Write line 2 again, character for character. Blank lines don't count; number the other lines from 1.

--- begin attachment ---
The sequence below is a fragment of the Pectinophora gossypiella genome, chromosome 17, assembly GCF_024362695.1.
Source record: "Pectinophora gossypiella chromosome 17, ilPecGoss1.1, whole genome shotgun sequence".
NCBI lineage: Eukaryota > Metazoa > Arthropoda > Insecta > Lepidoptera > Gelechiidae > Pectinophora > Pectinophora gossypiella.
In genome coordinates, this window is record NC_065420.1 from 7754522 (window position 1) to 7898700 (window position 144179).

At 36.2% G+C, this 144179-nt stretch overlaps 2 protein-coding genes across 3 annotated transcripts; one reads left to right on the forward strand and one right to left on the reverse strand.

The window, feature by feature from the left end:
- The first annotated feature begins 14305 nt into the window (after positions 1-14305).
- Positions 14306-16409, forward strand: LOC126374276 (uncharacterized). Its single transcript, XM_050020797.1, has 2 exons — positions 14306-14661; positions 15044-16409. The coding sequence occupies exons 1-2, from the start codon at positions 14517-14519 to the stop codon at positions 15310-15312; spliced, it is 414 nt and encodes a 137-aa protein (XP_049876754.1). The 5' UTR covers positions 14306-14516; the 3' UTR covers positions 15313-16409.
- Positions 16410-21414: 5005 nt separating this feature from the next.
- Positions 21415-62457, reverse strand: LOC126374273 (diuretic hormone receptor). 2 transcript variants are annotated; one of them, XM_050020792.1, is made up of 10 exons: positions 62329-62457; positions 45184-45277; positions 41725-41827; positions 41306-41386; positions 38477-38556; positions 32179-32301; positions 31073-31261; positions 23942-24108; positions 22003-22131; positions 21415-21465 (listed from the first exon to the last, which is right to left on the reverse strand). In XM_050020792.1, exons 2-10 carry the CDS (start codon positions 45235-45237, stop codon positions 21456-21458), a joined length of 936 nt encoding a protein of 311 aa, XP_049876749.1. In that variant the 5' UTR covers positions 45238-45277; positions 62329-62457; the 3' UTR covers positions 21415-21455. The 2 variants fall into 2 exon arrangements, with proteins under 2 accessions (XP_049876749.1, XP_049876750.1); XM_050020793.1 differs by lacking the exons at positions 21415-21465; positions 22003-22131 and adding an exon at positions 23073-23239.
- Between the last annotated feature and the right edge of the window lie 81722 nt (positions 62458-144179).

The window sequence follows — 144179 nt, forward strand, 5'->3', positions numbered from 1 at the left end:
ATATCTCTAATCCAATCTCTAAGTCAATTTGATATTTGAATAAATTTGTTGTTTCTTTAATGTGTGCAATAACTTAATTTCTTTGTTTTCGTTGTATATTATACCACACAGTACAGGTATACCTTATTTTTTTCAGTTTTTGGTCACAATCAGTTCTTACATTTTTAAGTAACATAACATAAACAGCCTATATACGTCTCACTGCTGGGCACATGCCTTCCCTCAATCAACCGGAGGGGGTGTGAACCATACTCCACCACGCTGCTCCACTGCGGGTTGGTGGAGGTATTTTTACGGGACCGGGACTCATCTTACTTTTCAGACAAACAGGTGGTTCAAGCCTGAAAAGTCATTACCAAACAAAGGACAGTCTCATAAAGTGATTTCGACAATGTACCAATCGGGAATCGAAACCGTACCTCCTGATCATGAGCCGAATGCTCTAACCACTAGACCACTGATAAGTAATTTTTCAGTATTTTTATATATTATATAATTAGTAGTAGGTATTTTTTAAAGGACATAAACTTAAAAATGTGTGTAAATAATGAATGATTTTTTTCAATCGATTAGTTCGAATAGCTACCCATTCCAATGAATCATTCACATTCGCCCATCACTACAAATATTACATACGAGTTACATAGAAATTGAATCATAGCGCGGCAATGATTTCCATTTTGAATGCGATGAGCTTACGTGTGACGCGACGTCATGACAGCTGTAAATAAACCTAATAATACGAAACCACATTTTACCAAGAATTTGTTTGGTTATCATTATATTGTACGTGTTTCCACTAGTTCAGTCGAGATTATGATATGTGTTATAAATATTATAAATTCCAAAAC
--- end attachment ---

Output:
Source record: "Pectinophora gossypiella chromosome 17, ilPecGoss1.1, whole genome shotgun sequence".